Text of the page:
Read more about green cleaning in this post.

When you are just swamped

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You don’t remember when you’ve last had a night of uninterrupted sleep. You haven’t washed your hair in three weeks. Your friends send anxious messages asking if they’ve offended you somehow, because you haven’t returned their calls for ages. There’s a dark unrecognized sticky puddle under your fridge that you are going to tackle as soon as you have the opportunity – and you’ve been saying this for two months at least.

It seems you are on a treadmill, running and running and never getting anywhere.

Congratulations! You are a Mom to little ones.

This is often the picture of my day-to-day life. Sometimes toddlers can actually be even more intense than newborns. So it’s not like things don’t get done… but admittedly, very little gets done, and this little costs a major effort. The two things that get me through right now are the following:

1. Appreciate the small things. You’ve washed the dishes? Emptied the garbage can? Wiped the bathroom mirror? Great! So what if these aren’t major projects or fancy meals you can show off at the end of the day (because, you know, a sink can refill itself in the span of an hour around here). You still deserve to be appreciated for your efforts in keeping a clean, livable home.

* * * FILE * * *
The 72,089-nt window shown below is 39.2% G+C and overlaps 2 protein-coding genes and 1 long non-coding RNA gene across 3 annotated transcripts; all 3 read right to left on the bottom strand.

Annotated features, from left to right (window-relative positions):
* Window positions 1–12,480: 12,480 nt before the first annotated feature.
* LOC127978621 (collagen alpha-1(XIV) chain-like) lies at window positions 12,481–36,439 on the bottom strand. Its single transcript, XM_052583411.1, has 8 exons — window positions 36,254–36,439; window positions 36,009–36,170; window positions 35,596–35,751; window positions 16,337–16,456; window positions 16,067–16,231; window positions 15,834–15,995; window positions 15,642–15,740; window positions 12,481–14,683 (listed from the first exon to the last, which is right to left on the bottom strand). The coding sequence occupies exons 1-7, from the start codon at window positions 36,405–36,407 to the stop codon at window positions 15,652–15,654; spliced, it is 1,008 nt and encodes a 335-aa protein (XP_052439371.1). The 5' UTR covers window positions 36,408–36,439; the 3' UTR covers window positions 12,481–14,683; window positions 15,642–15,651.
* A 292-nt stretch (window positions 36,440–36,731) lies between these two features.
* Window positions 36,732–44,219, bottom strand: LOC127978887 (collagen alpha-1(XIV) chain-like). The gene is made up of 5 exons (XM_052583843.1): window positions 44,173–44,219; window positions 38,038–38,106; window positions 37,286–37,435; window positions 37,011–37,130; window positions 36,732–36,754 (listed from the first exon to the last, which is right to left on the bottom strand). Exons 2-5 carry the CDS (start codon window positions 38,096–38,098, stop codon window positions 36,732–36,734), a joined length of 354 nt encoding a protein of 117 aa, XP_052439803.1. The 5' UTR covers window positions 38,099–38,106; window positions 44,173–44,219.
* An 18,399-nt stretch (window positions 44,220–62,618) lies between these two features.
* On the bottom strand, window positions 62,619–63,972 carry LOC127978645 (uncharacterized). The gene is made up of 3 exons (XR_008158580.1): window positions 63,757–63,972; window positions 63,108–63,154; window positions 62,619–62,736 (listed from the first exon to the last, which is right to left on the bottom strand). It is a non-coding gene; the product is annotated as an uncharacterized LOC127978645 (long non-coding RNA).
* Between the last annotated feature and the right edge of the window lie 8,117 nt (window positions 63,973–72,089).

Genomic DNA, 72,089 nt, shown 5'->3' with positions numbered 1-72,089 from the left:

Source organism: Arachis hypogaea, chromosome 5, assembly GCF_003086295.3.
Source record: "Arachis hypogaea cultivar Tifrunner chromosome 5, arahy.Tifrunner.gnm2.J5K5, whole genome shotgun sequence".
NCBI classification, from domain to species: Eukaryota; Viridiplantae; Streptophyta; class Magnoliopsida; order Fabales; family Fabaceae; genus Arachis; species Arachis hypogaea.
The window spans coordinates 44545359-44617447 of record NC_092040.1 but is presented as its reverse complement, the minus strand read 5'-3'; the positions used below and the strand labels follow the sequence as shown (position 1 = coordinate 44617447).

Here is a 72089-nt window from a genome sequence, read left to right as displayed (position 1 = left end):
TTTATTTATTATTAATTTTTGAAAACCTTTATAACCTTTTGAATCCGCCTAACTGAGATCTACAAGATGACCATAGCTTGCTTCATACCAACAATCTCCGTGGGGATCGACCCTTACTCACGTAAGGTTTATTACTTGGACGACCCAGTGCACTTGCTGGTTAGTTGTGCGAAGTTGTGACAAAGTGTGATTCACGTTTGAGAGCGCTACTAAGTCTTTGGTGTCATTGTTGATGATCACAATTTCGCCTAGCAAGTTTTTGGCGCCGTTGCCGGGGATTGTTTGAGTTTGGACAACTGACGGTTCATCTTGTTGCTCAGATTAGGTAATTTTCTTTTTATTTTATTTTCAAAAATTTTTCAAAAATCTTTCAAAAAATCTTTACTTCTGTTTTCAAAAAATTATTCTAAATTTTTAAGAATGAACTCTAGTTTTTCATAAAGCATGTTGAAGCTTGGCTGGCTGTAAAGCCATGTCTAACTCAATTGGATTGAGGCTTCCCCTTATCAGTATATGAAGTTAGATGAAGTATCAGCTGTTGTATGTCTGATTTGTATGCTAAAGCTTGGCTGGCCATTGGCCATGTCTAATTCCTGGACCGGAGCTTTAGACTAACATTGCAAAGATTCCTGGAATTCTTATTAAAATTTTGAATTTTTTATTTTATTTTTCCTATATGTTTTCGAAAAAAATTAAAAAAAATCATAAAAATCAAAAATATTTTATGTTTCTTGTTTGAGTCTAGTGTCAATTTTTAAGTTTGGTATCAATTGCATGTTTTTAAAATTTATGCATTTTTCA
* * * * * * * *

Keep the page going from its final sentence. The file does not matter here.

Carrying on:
2. Take advantage of the little snippets of time. If the baby is settled down on the rug with a couple of toys, you know you probably don’t have hours to rearrange your closet. But you do have five minutes to take the washing off the line or water the house plants.

And, finally, this too shall pass. From my experience babies get a lot better at entertaining themselves once they start crawling. And, in the more distant future, they might find the company of other people to be more exciting than their mother’s. So we had better enjoy this while it lasts.

Pesach: a time to clean (and declutter!)

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Image source: Decluttering Queen